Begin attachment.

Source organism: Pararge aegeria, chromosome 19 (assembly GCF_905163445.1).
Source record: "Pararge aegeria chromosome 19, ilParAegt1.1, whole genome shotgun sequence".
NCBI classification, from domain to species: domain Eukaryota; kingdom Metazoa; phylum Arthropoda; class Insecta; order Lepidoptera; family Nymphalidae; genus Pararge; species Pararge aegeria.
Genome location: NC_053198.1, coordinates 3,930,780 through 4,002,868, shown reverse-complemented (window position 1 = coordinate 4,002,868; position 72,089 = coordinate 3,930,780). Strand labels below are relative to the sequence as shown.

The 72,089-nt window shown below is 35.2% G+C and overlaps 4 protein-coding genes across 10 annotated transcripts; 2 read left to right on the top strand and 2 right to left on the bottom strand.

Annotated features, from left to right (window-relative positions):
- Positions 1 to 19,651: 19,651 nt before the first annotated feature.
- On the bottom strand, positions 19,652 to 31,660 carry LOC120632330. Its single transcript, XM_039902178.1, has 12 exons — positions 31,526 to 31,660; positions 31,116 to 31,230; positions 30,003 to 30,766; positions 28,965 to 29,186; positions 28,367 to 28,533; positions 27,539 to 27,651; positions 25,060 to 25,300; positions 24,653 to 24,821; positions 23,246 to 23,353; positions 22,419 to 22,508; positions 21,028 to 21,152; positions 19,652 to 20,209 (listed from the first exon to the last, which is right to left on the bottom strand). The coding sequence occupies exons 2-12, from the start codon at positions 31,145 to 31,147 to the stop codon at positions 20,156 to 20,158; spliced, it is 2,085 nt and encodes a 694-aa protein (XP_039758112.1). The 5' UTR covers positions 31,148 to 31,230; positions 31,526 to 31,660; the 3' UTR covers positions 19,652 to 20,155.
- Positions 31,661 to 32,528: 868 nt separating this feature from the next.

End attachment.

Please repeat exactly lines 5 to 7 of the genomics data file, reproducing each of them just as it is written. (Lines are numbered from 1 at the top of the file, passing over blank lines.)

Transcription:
The 72,089-nt window shown below is 35.2% G+C and overlaps 4 protein-coding genes across 10 annotated transcripts; 2 read left to right on the top strand and 2 right to left on the bottom strand.

Annotated features, from left to right (window-relative positions):
- Positions 1 to 19,651: 19,651 nt before the first annotated feature.